11/30/02 Eliot Spitzer

Joe Baker, Chief of the Health Bureau in the New York State Attorney General's office says that one of the jurisdictional issues would be whether the FAA has jurisdiction. We gave him the name of the FAA official, Dr. Charles Reuhle, who told us that FAA's jurisdiction is limited to passenger safety, not passenger health.

10/29/02 Eliot Spitzer

Airhealth.org has called for an investigation by Attorney General Eliot Spitzer into false claims leading to injury and death by US airlines and by the Air Transport Association. Asked for specific examples by Assistant Attorney General Marian Payson, Airhealth.org submitted a nine-item bill of particulars naming specific airlines, the Air Transport Association and the Aerospace Medical Association. The full text is available on request.

10/22/02, London, Daily Mail

Sixteen families of deceased victims of air travel thrombosis are calling for criminal prosecution of airline CEOs. The airlines named include American, Airtours, British Airways, Canadian, Emirates, JMC, Qantas, Singapore and Virgin. Roger Wiltshire, of the British Air Transport Association, said the industry had started advising passengers on avoiding DVT well before the Health Department's guidance was issued. Any charges would be vigorously defended, he added.

4/14/02, Debra Miller

A lawsuit was filed by Debra Miller, 37, who survived cardiac arrest after a flight from Paris. The cardiac arrest was caused by thromboembolism. Ms. Miller, the third runner to file suit against an airline, had run a marathon in Paris. Her attorney, Michael Danko, is in San Mateo and can be reached toll-free at (888) 608-7700. The number of athletic victims of air travel thrombosis who have contacted Airhealth.org is now 62, ten times more than the number associated with any other risk factor.

1/24/02, New York

Athletes Sue Airlines

Crippling Strokes Follow Flights to London

Two US athletes are suing airlines for failure to tell them how to avoid their crippling strokes. Richard Louie, 49, of Anchorage, Alaska suffered a stroke after a flight to London. Mr. Louie's doctors said a blood clot had formed in his calf during the flight and later moved to his brain, causing the stroke, and that if airlines advised passengers to flex their legs during flight, such clots could be avoided.

Mr. Louie, an avid runner, was known to other runners as "the rabbit" because he kept ahead of the pack. His suit was filed in Anchorage against Alaska Airlines, Boeing, and others. Airlines have long known that sitting for hours can lead to blood clots, and many have begun to warn passengers. US carriers refuse to warn passengers, saying the problem is rare in spite of evidence of thousands of deaths.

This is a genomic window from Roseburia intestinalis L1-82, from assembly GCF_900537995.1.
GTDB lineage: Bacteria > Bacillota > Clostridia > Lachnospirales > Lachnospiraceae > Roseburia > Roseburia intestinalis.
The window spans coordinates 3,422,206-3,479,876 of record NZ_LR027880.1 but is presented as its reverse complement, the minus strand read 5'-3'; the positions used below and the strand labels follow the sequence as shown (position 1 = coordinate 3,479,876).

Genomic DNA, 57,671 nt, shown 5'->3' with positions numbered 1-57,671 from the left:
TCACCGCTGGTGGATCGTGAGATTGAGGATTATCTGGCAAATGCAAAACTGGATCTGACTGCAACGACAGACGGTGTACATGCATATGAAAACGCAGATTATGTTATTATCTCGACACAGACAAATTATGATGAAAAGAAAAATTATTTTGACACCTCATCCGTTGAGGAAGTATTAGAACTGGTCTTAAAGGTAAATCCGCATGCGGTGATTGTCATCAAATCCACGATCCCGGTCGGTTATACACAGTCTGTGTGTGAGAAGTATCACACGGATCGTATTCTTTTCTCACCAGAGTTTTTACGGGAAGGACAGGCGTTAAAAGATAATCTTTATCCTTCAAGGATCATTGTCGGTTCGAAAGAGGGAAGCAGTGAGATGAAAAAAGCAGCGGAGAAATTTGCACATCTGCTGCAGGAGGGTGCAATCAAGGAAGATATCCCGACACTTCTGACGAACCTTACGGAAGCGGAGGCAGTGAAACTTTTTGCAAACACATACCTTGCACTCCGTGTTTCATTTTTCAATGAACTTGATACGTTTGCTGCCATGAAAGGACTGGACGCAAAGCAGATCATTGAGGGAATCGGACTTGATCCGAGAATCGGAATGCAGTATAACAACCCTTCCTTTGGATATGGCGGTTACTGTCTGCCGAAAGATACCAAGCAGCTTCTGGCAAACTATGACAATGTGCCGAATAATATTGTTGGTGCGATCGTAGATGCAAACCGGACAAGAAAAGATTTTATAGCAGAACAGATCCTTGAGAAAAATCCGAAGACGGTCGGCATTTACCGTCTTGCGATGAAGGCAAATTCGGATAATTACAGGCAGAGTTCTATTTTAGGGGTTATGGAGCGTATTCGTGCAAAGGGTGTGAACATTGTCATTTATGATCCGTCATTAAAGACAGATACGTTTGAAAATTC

Shawn Blansett, 36, of Houston, Texas is filing this week in Galveston against Continental Airlines. Mr. Blansett suffered a stroke after a flight to London. His athletic activities included a weekly six mile run. His lawyer, Truett Akin of Galveston, said said that the objective of these suits is to win the airlines' cooperation in advising passengers of how to avoid these injuries. He said this is hundreds of times more important than the routine warnings about turbulence and luggage in overhead bins.

Athletes are at much greater risk of developing clots than other other air travelers, according to Airhealth.org, an advocacy group. They have identified nearly 100 such victims, far more than associated with any other blood clot risk factor. Dr. Patrick Reynolds, a physiologist, says: "Athletes, with lower blood flow in resting muscle, may be at greater risk of venous stasis, especially in the deep veins of the leg." Stasis means stagnant blood subject to clotting. Athletes may also be more likely to have bruises or sore muscles which can trigger clotting.

At the summer Olympics, three athletes on the British team were treated for DVT by Dr. David Grosser. Michael Reynolds, director of Airhealth.org, says that many others probably went untreated because DVT is usually diagnosed as a muscle strain or cramp. Other athletic victims include Pamela Nimmo, 23, Scotland's leading female squash player, who suffered a pulmonary embolism, a blood clot in the lung, after a 10 hour flight in February 2001.

Attorney for Shawn Blansett is Truett Akin, Galveston, 713-654-1818